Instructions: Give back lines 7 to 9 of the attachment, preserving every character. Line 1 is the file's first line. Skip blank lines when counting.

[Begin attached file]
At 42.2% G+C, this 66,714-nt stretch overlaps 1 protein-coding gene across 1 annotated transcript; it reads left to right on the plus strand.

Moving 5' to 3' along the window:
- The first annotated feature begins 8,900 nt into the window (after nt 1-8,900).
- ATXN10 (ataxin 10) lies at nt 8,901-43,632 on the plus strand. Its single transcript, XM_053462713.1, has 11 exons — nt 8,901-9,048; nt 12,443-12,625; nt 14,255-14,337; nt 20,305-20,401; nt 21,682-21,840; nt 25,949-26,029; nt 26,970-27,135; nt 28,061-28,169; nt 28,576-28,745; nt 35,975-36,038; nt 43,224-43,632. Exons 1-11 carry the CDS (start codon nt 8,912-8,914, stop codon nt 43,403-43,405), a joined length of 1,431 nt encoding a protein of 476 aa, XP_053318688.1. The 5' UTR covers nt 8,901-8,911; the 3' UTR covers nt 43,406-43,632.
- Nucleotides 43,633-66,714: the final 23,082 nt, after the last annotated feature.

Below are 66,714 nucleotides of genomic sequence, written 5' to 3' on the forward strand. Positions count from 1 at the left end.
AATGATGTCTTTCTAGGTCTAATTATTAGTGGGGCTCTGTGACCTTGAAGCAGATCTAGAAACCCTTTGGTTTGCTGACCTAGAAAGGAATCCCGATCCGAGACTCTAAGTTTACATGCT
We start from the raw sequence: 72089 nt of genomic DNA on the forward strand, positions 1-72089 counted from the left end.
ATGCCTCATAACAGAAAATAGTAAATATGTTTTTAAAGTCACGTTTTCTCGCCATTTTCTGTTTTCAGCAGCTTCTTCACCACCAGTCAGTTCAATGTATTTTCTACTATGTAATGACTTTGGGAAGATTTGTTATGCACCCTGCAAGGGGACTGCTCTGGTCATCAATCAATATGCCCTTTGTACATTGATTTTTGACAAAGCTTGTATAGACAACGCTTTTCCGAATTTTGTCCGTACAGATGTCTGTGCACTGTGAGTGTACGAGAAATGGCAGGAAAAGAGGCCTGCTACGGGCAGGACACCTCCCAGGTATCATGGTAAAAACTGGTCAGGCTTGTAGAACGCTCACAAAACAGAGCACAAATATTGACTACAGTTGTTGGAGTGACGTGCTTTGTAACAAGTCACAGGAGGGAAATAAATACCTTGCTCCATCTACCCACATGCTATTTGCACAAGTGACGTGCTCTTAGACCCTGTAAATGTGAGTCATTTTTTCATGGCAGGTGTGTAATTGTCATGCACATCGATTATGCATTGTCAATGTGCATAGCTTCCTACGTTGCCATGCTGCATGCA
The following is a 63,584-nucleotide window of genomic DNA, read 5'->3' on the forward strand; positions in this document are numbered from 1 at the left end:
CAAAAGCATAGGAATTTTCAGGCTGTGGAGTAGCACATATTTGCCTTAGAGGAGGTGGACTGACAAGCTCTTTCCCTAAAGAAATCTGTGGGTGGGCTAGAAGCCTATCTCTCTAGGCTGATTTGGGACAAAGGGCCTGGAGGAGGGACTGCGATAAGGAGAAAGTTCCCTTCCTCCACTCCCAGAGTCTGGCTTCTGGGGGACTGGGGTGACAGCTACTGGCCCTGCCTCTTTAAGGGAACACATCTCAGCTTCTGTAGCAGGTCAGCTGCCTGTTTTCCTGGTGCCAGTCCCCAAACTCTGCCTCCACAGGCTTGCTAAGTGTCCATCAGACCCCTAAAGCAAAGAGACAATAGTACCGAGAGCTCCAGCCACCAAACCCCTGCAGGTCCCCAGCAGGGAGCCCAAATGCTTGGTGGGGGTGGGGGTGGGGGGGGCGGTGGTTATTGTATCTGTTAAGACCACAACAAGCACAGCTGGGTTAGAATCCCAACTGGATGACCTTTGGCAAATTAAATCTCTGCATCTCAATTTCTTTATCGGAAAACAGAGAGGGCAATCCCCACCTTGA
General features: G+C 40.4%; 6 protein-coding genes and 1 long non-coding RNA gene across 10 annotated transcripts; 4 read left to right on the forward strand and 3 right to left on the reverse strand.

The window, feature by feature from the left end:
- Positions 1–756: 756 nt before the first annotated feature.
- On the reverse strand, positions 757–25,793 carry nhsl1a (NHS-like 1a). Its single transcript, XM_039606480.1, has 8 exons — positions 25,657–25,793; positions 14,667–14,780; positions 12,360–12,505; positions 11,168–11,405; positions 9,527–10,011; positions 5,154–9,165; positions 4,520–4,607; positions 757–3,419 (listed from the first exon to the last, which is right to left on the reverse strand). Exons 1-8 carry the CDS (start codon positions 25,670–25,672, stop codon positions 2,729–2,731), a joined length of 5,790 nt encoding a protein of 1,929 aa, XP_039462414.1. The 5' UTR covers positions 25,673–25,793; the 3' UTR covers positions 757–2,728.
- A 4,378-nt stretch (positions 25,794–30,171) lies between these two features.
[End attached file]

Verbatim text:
AATGATGTCTTTCTAGGTCTAATTATTAGTGGGGCTCTGTGACCTTGAAGCAGATCTAGAAACCCTTTGGTTTGCTGACCTAGAAAGGAATCCCGATCCGAGACTCTAAGTTTACATGCT
We start from the raw sequence: 72089 nt of genomic DNA on the forward strand, positions 1-72089 counted from the left end.
ATGCCTCATAACAGAAAATAGTAAATATGTTTTTAAAGTCACGTTTTCTCGCCATTTTCTGTTTTCAGCAGCTTCTTCACCACCAGTCAGTTCAATGTATTTTCTACTATGTAATGACTTTGGGAAGATTTGTTATGCACCCTGCAAGGGGACTGCTCTGGTCATCAATCAATATGCCCTTTGTACATTGATTTTTGACAAAGCTTGTATAGACAACGCTTTTCCGAATTTTGTCCGTACAGATGTCTGTGCACTGTGAGTGTACGAGAAATGGCAGGAAAAGAGGCCTGCTACGGGCAGGACACCTCCCAGGTATCATGGTAAAAACTGGTCAGGCTTGTAGAACGCTCACAAAACAGAGCACAAATATTGACTACAGTTGTTGGAGTGACGTGCTTTGTAACAAGTCACAGGAGGGAAATAAATACCTTGCTCCATCTACCCACATGCTATTTGCACAAGTGACGTGCTCTTAGACCCTGTAAATGTGAGTCATTTTTTCATGGCAGGTGTGTAATTGTCATGCACATCGATTATGCATTGTCAATGTGCATAGCTTCCTACGTTGCCATGCTGCATGCA